The Crushing Weight of Homesickness

First, last Monday I published the inaugural post in my weekly Walk Around Marburg series with a promise to make it a regular, weekly thing. I’ve already screwed it up, I know. But working around not having Internet in the apartment (again) is so much trouble. I promise to have a new post about Marburg next Monday (I can promise this because it’s already done!).

On to the topic of this post: wine (but more importantly, homesickness).

For living in Germany for five months, I’ve luckily escaped the full force of homesickness. I’ve found that I’m never really homesick – or at least aware that I’m homesick – until someone asks me, reminding me that I’m thousands of miles away from friends, family, and normalcy. Of course that doesn’t mean that I don’t miss things from home! No,no I miss a lot of things about home: sunny weather, watching basketball with my mom, snuggling with my cat Julian, sweet tea and biscuits (Bojangles, anyone?!). But these are more like cravings that are brought on by a fleeting thought. Really Germany, another day of grey and rain? I miss North Carolina’s humidity. I don’t live with these things day-to-day. Germany has been great  and Germans so friendly. Germany is home and I am, for the most part, past making the comparisons.  I have no complaints (except the weather).

I was past homesickness. I guess that’s why this time, it hit so hard.

Cue Alice, one of my best friends from home. She recently relocated to France for a year which makes us neighbors! A couple of weekends ago she stopped by to  visit me in Germany. You know how most of the times you don’t realize how stressed out you are until you’re in the library petting a dog and suddenly sobbing? Just me? Well I had the same feeling when Alice was here. I didn’t realize how much I missed having someone to talk to about everything. How hard finding a job is. How difficult it is to learn a foreign language. How hard it is to make friends in a foreign language. How out of touch I feel with friends back home.

Stepping into the role of host and tour guide did a lot to further the notion of Germany as home – more than anything else has I think. It was nice to introduce her to my friends, the magic of small-town Germany, and the castle in my backyard. I didn’t promise endless entertainment or a week-long tour across Germany – honestly most days were really slow-paced – but just a typical week in my German-life. A wine festival with friends, petting cows, and spending rainy days watching TV.

It was during this week that I came to see how homey Germany has become for me and how magical everyday is and how comfortable life is. If anything this was the least homesick I’ve felt since being here.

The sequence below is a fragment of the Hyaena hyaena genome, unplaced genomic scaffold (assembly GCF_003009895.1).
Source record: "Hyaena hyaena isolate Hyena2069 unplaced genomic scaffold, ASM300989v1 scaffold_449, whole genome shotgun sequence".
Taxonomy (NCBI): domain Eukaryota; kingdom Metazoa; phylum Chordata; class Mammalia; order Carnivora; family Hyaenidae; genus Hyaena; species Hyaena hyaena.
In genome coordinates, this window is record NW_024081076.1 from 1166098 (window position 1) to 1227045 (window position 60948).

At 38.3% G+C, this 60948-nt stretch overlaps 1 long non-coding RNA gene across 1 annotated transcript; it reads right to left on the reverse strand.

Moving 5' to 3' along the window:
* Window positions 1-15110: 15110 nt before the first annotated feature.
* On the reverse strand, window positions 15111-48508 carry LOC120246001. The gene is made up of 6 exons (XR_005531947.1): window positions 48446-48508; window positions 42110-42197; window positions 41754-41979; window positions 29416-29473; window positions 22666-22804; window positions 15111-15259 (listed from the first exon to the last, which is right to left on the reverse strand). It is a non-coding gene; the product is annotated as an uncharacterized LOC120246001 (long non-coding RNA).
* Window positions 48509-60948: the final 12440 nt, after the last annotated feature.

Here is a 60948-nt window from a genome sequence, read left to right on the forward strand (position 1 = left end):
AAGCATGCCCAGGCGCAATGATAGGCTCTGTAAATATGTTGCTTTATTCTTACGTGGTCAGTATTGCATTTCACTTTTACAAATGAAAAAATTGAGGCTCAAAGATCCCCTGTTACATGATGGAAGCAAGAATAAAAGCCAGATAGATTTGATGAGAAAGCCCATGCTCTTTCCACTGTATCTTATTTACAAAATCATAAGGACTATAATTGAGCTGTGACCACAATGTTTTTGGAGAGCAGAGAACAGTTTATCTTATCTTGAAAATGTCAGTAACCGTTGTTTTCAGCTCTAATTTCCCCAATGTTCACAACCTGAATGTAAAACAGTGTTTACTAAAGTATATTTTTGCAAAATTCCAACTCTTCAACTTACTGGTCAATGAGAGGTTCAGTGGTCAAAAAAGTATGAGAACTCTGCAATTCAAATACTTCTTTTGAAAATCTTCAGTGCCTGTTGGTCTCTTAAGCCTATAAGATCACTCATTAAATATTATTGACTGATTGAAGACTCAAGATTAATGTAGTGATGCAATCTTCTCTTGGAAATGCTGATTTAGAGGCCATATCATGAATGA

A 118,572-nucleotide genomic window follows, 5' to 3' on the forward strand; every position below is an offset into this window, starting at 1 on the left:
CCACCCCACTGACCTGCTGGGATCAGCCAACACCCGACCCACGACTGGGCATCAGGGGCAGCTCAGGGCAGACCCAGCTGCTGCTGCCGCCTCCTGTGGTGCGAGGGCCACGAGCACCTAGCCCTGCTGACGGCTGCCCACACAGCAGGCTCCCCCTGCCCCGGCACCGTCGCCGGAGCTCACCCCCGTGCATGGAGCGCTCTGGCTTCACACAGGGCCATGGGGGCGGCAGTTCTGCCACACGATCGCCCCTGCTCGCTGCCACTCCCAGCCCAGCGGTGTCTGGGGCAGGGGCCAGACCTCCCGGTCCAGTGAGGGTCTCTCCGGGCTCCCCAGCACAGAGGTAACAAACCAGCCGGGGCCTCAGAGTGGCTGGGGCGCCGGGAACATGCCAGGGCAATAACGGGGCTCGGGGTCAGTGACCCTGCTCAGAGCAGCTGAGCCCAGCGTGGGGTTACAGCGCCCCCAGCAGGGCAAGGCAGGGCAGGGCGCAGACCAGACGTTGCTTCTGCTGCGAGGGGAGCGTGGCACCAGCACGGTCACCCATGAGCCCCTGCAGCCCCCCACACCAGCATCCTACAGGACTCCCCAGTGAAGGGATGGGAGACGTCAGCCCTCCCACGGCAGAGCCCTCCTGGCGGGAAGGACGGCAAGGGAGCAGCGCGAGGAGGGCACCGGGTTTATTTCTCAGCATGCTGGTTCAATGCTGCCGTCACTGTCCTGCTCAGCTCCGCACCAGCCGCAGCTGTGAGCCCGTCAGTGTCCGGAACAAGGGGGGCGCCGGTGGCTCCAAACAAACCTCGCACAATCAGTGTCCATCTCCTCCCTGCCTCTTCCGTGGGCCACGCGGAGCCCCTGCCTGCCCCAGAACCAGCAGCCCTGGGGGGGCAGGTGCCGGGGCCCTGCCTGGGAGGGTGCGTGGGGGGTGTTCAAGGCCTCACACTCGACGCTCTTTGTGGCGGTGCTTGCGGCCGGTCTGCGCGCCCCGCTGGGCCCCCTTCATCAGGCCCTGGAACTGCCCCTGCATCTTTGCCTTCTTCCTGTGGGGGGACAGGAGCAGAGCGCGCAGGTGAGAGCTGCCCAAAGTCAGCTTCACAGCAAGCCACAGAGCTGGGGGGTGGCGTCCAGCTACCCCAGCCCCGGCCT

reunited at weinfest

alice the kuh

garden conversations

baby cow visits

I held onto this feeling for a week, until Halloween, and then it hit me. Halloween, for the past four years at school, was a huge deal. We would spend weeks planning and creating an epic costume, all get ready together, and then parade down Franklin Street with thousands of other costume-clad, slightly-inebriated folks. Halloween in Chapel Hill is no joke. This year was a tame 32,000 people..

In Germany it’s basically the polar opposite – I was lucky enough to hear about a Halloween party at 6:00 the night of. So scrolling through all the excited Facebook posts and then having absolutely no time or materials to create a costume was a real bummer. And then the tears happened. Needless to say I spent my Halloween crying on the couch and watching Criminal Minds, definitely a first.

So in honor of this crushing homesickness that I’m just beginning to shake, here’s a picture from last Halloween on McCauley (tear) and an assortment of other gems – I can’t decide if they’ll help or hurt my homesickness, but I’m a sucker for nostalgia so enjoy!

halloween in CHill

mccal galz

Julian the cat

tarheels 2

grad dinner


8 thoughts on “The Crushing Weight of Homesickness

  1. Awe, this was such a nice post. I feel you on having homesickness just hit you like a ton of bricks. I hope you have been feeling better since Halloween.


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  3. It is definitely those special days that can hit hard. I never thought I was homesick until I went to the grocery store last year to buy sweet potatoes and green beans for Thanksgiving dinner (which I was only making for myself and my boyfriend), and I couldn’t find either. I started crying in the middle of the grocery store and left with nothing.

    Anyways, here is to hoping you feel better now! And that you have plans to make nice memories for Thanksgiving and Christmas (are you going home for either?)! I haven’t been to the U.S. in about 1.5 years, so if you want a sympathetic ear that knows what you are going through, I am here!


    • My Thanksgiving grocery shopping experience turned out exactly the same! I came home after the first shopping trip and cried because I found just three things from my list. I couldn’t even find sweet potatoes until day two’s second trip. I’ve learned a really valuable lesson from this though: never go into a Lidl if you’re looking for specific things. It’s a recipe for distress! Don’t even get me started on finding the Jell-O…

      I hope your Thanksgiving this year was less stressful! 🙂 Thanks for being a sympathetic ear. I’m sure I will absolutely need one as Christmas approaches…and I don’t get to go home.


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